The Tenth Circuit bolstered its interpretation of the statute with § 7B1.3(g)(2) of the Sentencing Guidelines, which was promulgated several months after Behnezhad was decided. This policy statement states that "when supervised release is revoked and the term of imprisonment imposed is less than the maximum term of imprisonment imposable upon revocation, the defendant may, to the extent permitted by law, be ordered to recommence supervised release upon release from imprisonment." The commentary to this provision acknowledges Behnezhad's interpretation of § 3583(e) and states that the Sentencing Commission has transmitted a proposal to Congress for a statutory amendment to address this issue. Indeed, the Boling court observed that the Senate had already passed an amendment to § 3583 to allow courts to renew supervised release following revocation and imprisonment. Thus it found support for its construction in the Commission's reaction to Behnezhad and the current Congressional efforts "to clarify its original intent in enacting § 3583." Id. at 1462.
We agree with the Ninth Circuit that § 3583(e) does not authorize recommencement of supervised release after revocation. In reaching this conclusion, we rely solely on the plain meaning of the words of the statute, our first and best resort. Section 3583(e)(3) authorizes the district court to "revoke" a term of supervised release. "Revoke" generally means to cancel or rescind. Once a term of supervised release has been revoked under § 3583(e)(3), there is nothing left to extend, modify, reduce, or enlarge under § 3583(e)(2). The term of release no longer exists. Thus regardless of whether the options available under § 3583(e) could otherwise be used together, or in succession, the revocation and extension options are by their very nature mutually exclusive.
We do not believe that because § 3583(e)(3) permits a court to require imprisonment for "part of a term of supervised release," the other part of the term of release can somehow survive revocation. There is no indication that Congress intended such partial revocations. The statute does not say that the district court may revoke all or part of a term of supervised release. Although the court is free to impose different lengths of imprisonment in lieu of the revoked term of supervised release, it seems clear that the term itself is wholly extinguished.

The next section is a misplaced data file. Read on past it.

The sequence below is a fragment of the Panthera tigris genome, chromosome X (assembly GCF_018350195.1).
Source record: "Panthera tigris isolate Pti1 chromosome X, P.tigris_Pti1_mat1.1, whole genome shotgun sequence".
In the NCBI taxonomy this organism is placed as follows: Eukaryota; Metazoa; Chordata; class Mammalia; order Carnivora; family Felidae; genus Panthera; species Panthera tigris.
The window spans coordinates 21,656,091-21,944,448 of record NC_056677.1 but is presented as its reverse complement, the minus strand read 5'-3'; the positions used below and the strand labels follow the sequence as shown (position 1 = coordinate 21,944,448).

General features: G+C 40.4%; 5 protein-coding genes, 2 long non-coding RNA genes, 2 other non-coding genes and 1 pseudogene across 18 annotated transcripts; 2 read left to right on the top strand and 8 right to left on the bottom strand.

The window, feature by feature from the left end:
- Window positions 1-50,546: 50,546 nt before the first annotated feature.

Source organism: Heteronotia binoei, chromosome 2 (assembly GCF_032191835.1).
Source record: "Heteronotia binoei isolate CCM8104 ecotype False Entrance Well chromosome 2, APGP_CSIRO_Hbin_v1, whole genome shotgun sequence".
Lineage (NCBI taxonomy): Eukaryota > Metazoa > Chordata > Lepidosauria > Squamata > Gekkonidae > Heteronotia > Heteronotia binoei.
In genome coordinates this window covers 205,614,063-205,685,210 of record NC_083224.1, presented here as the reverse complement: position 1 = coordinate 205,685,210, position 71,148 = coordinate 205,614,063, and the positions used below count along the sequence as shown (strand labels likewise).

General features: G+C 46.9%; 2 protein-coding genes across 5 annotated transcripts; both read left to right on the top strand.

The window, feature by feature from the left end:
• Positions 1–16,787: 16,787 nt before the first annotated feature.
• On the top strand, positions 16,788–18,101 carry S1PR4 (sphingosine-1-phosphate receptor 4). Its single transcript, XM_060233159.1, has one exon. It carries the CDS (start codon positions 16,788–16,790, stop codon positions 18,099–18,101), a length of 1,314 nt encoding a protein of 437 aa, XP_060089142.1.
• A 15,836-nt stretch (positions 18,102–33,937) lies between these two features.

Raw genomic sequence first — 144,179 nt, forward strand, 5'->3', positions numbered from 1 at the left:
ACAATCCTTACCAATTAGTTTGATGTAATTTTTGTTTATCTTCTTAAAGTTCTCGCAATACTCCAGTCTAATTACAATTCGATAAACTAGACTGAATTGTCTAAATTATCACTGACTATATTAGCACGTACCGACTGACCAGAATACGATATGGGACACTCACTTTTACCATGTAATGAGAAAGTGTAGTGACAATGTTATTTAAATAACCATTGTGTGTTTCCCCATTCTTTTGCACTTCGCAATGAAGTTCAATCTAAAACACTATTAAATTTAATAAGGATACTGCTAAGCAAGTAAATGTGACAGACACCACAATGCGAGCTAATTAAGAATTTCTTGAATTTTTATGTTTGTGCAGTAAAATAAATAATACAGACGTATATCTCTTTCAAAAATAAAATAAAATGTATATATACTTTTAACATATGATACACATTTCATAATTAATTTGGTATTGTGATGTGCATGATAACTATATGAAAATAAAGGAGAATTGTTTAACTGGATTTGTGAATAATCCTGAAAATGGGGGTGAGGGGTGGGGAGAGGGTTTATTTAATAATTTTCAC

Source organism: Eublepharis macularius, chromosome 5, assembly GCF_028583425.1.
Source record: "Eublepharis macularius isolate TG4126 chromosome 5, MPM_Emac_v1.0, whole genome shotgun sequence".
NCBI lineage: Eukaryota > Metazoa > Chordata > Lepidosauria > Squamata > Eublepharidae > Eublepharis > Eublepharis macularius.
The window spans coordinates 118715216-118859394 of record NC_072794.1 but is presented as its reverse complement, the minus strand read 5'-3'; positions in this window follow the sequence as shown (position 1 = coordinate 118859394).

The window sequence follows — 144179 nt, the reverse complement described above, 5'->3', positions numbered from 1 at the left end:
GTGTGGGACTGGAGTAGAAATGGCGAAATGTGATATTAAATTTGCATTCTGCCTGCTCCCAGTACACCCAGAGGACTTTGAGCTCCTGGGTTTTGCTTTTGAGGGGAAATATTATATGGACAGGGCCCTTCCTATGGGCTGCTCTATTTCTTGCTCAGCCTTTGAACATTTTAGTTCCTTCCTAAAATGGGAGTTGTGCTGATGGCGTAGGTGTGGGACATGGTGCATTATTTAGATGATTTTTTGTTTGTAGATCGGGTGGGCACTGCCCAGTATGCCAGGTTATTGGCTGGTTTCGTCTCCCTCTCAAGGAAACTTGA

Finally, there is no provision in § 3583(e) for imposing a second term of supervised release after the first has been cancelled. The section which authorizes imposition of a term of release is § 3583(a), and it is clearly limited to the time of sentencing. We do not think the district court sentences a defendant anew when it revokes or modifies the conditions of supervised release. The sentence has already been imposed, and the district court is only altering its terms.
As for § 7B1.3(g)(2) of the Guidelines and the current legislative developments, we concur with the dissent in Boling. The policy statement in the Guidelines specifically states that recommencement is allowed only "to the extent permitted by law." Looking to a proposed amendment to § 3583 to justify an interpretation of the current version is also inappropriate. Unenacted legislation has no interpretive value. Even if the legislation had been passed by both houses of Congress, we could not be sure that Congress' intent was only to clarify preexisting law rather than effect a change. In any event, "[t]he proper role of the judiciary should not be a race with Congress to amend a federal statute." Boling, 947 F.2d at 1466 n. 5 (Holloway, J., dissenting). We will wait until Congress speaks.
This was a rational sentence by an able district judge supported by at least one circuit. We are not persuaded, however, that the statute supports a term of supervised release after the initial term has been revoked. We reverse that portion of the judgment, vacate the sentence, and remand to allow the district court to sentence with all legal choices before it.
REVERSED in part and VACATED in part.